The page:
HAYDN: Die Jahreszeiten (The Seasons) – Miah Persson, soprano (Hanne) /Jeremy Ovenden, tenor (Lukas) /Andrew Foster-Williams, bass (Simon) /London Symphony Orchestra /London Symphony Chorus /Colin Davis – LSO Live multichannel SACD LSO0708 (2 discs), 65:18; 63:17 [Distrib. by Harmonia mundi] ****:
Hoping to capitalize on the success of The Creation, its librettist, Baron Gottfried van Swieten, proposed a new project to Haydn, this one based on Scottish poet James Thomson’s popular The Seasons. It was a promising choice; The Creation, completed in 1730, was a work of the Augustan Age in its stately, classically allusive blank verse. Yet it anticipated the Romantic Era in its depiction of the raw majesty of nature.
Like Thomson’s poem, Haydn’s The Creation would be a Janus-like creation, building on the pictorial tradition established in Handel’s oratorios and at the same time anticipating trends in Romantic music: a celebration of nature and of the common man and woman. In Haydn’s work, Thomson’s depiction of the summer storm translates into what Richard Wigmore calls “the first great Romantic picture-in-sound of the warring elements. . . .” And Haydn matches Thomson’s poetic specificity in his orchestral and vocal depictions of spring’s vibrancy, summer’s heat and haze, winter’s fogs. It’s true that many of Haydn’s musical evocations—croaking frogs, calling birds, and the like—are just updates of the same kind of orchestral tricks that Handel employed in his oratorios. But there’s a new spirit as well as Haydn’s vocalists and choristers celebrate the beauties of woodland and field and the bounty of the harvest—or share a good laugh over a tale told around a fire in winter.
However, the project was not without difficulties. Haydn complained of ill health and despaired of having the strength to complete his oratorio. Meanwhile, he argued with van Swieten over aspects of the libretto, which wasn’t made of the strongest stuff in the first place. Van Swieten had something of a tin ear for versification, and he worked from a German translation of Thomson’s poem by Barthold Brockes, resulting in the kind of watering down and even bowdlerization that happens in such third-party transactions.
For me, the end of the oratorio is a letdown. After Hanne’s lively tale of putting one over on a lecherous squire, complete with note-perfect interjections by the at-first scandalized and then amused choir, van Swieten switches gears immediately, concocting a pious aria in which the bleakness of winter is compared to old age. There’s some righteous moralizing about virtue leading us on to our heavenly reward, which is glimpsed in a final trio and chorus that, not surprisingly, represents Haydn at less than his best. I’ve read one critic who laments that Haydn even bothered to write the third part of his Die Schöpfung since the first two are so perfect. This strikes me as something of a heresy, but on the other hand I’d be glad to do without the last part of Haydn’s Die Jahreszeiten. Then again, there is so much good music throughout, the limp ending not withstanding!
Die Jahreszeiten has fared very well on disc. For years, the gold standard was the DGG recording with Janowitz, Schreier, Talvela, and Böhm. Rival versions by Karajan, Marriner, Harnoncourt, and Colin Davis himself (on Philips) also have their adherents. However, as for SACD versions on modern instruments, Davis seems to have the field to himself at present. I’m happy to report that this is a very competitive recording interpretively, and SACD sound adds its own luster to the proceedings. Davis’s recording of Haydn’s xi is still a staple of the Philips catalog, and his recording of the Oxford Symphony (No. 92) is just about the best I’ve heard on disc. So Davis’s success with Haydn’s oratorio is not surprising. His orchestra plays with a lean, clean sound, Davis managing a judicious balance between the strings and the nicely prominent brass. If the woodwinds seem recessive, I think that’s a function of the recording, which is somewhat distant—perhaps the engineers’ way of compensating for the reportedly dry ambiance of the Barbican. This affects the chorus as well, which doesn’t have quite the presence or definition it should have, though they really throw themselves into Haydn’s lusty picturesque music.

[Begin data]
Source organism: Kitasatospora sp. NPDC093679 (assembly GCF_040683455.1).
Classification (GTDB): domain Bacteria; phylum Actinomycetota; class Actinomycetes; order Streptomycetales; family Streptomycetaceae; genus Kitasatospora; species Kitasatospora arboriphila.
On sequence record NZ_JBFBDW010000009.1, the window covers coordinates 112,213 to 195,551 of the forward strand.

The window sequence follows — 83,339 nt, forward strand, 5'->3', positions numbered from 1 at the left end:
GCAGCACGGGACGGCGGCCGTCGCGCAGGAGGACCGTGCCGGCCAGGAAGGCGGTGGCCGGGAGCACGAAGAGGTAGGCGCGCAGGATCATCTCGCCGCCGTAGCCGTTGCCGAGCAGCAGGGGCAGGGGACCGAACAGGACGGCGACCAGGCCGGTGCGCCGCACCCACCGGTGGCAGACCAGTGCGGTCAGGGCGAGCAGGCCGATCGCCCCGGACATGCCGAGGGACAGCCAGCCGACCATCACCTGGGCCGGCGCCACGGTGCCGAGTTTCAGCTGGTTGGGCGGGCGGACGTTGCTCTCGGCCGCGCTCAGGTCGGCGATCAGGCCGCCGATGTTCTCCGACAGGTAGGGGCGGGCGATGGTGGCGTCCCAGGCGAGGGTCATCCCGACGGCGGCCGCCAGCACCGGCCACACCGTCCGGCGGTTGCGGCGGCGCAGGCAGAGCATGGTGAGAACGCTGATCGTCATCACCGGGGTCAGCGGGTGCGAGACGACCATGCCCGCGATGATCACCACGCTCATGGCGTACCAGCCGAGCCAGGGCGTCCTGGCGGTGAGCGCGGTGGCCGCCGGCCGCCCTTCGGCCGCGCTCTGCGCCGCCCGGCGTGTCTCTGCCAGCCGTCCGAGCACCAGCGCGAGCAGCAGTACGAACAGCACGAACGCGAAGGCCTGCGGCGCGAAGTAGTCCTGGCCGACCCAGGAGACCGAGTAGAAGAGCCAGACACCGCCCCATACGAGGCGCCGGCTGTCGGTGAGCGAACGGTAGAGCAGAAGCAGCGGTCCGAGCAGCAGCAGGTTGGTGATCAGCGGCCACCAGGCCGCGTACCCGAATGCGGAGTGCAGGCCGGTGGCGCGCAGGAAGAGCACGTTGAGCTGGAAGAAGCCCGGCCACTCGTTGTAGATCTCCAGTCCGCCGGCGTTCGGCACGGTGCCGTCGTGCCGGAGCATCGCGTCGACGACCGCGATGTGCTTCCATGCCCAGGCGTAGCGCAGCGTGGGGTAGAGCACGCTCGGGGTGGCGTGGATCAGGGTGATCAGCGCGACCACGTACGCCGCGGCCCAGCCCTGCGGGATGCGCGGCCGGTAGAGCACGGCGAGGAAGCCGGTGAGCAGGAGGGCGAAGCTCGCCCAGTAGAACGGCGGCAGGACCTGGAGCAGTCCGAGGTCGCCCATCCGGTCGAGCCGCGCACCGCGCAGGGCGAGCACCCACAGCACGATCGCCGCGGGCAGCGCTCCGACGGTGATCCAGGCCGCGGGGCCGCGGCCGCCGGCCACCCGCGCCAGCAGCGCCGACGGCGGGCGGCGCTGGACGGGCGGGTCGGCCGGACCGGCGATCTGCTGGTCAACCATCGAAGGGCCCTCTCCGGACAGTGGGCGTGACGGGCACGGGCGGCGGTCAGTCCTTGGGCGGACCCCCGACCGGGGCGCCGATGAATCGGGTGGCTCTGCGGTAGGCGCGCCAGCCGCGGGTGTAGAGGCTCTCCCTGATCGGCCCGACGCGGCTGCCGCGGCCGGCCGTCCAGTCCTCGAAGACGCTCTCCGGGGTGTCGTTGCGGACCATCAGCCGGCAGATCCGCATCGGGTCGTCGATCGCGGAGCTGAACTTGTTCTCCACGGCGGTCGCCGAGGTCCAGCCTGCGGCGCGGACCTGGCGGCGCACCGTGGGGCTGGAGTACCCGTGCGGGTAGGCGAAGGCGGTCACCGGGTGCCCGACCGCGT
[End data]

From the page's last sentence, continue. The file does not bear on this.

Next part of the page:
Davis certainly keeps things moving, with sprightly tempi that rival those of original-instrument performances. In fact, Davis’s is just as lively as my favorite period-authentic performance, that by René Jacobs on Harmonia mundi. (I haven’t heard the version by John Gardiner, which some think the finest available.) Jacobs benefits from a closer, more tactile sound recording, but he has very little on Davis in terms of sheer vitality. Haydn’s great set pieces, such as the storm chorus and the harvest chorus, are brimming with life in Davis’s performance. And special kudos to the London Symphony horn section, which does bang-up work in the hunting chorus.
I mostly enjoy the work of Davis’s soloists as well, though the vicissitudes of live performance challenge them in spots: Foster-Williams’s first entry, Seht, wie der strenge Winter flieht! (“See how stern Winter takes flight!”), is a bit ragged, as is the final trio and chorus, where there is a decided wobble to Miah Perrson’s soprano. But overall, there’s character and spirit to the solo singing, as there is to the performance as a whole.
As I say, the sound is somewhat recessed, but the engineers compensate for this in the sense of spaciousness and spread they’re able to achieve. In sum, at LSO Live’s mid-price point, Davis’s Die Jahreszeiten can compete with the best versions available.
— Lee Passarella
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